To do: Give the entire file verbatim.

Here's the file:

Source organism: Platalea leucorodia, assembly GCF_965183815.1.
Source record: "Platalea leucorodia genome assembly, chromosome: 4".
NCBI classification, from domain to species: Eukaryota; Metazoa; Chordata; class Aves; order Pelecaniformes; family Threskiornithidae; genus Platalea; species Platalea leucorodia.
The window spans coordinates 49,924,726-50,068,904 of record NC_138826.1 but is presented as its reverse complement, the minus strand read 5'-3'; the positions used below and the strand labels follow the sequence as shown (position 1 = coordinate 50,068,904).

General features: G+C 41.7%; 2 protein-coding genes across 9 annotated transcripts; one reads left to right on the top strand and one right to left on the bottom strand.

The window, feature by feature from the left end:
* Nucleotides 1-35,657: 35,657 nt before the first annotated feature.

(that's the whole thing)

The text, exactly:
Source organism: Platalea leucorodia, assembly GCF_965183815.1.
Source record: "Platalea leucorodia genome assembly, chromosome: 4".
NCBI classification, from domain to species: Eukaryota; Metazoa; Chordata; class Aves; order Pelecaniformes; family Threskiornithidae; genus Platalea; species Platalea leucorodia.
The window spans coordinates 49,924,726-50,068,904 of record NC_138826.1 but is presented as its reverse complement, the minus strand read 5'-3'; the positions used below and the strand labels follow the sequence as shown (position 1 = coordinate 50,068,904).

General features: G+C 41.7%; 2 protein-coding genes across 9 annotated transcripts; one reads left to right on the top strand and one right to left on the bottom strand.

The window, feature by feature from the left end:
* Nucleotides 1-35,657: 35,657 nt before the first annotated feature.